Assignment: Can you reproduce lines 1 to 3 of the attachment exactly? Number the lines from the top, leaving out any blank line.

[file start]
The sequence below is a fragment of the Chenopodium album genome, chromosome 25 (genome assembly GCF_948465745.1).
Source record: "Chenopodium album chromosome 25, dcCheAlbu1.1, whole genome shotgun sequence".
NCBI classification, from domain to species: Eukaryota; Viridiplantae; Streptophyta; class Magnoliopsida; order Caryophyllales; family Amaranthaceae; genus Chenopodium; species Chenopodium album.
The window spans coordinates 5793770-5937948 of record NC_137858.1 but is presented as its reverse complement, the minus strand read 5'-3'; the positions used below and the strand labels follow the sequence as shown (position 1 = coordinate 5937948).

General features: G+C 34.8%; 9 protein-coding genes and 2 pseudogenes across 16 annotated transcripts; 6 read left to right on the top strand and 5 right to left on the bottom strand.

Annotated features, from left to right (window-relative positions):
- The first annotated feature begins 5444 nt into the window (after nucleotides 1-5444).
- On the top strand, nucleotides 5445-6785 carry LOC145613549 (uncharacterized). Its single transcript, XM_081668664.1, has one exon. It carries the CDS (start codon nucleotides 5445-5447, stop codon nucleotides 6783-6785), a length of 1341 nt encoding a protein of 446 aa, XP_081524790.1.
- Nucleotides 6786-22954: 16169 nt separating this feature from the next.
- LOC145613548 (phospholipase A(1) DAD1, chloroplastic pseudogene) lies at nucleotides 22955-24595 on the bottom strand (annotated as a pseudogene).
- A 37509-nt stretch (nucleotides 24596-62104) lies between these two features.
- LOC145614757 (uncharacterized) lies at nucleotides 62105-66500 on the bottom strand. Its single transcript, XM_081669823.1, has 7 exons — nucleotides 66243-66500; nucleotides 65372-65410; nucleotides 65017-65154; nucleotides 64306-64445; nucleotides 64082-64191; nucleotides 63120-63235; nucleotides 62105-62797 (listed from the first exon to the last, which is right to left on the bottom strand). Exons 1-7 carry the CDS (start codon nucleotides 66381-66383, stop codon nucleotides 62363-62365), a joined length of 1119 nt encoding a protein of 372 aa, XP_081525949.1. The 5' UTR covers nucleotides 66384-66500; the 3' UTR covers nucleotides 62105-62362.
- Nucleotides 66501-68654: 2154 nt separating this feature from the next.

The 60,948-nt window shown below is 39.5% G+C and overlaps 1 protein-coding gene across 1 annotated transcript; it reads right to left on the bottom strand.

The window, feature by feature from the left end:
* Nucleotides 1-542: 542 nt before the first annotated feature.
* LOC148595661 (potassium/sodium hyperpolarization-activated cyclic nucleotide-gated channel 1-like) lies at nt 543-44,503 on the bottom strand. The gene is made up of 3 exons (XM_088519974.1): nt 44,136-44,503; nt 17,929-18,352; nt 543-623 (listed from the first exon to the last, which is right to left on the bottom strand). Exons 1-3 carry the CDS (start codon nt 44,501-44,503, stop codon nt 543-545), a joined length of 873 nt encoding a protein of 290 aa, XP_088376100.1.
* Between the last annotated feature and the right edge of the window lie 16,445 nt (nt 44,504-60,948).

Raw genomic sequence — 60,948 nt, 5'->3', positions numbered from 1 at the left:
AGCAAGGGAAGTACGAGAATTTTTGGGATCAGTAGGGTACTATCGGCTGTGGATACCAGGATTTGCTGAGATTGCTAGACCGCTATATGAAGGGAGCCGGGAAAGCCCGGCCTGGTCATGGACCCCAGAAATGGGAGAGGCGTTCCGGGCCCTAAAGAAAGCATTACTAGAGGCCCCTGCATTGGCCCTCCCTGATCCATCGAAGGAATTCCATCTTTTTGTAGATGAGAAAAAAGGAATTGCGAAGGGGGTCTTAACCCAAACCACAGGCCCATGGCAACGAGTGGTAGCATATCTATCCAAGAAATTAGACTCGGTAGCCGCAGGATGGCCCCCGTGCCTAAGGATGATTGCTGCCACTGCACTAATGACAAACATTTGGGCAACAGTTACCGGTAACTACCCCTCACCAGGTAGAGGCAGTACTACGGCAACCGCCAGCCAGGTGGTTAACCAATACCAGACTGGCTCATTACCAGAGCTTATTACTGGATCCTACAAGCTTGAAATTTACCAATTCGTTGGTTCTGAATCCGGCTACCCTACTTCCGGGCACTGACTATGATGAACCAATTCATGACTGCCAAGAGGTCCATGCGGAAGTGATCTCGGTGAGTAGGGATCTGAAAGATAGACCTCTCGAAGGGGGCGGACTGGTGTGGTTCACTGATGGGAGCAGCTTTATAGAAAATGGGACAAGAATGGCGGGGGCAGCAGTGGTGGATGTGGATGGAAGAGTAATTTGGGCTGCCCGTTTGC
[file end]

The sequence below is a fragment of the Chenopodium album genome, chromosome 25 (genome assembly GCF_948465745.1).
Source record: "Chenopodium album chromosome 25, dcCheAlbu1.1, whole genome shotgun sequence".
NCBI classification, from domain to species: Eukaryota; Viridiplantae; Streptophyta; class Magnoliopsida; order Caryophyllales; family Amaranthaceae; genus Chenopodium; species Chenopodium album.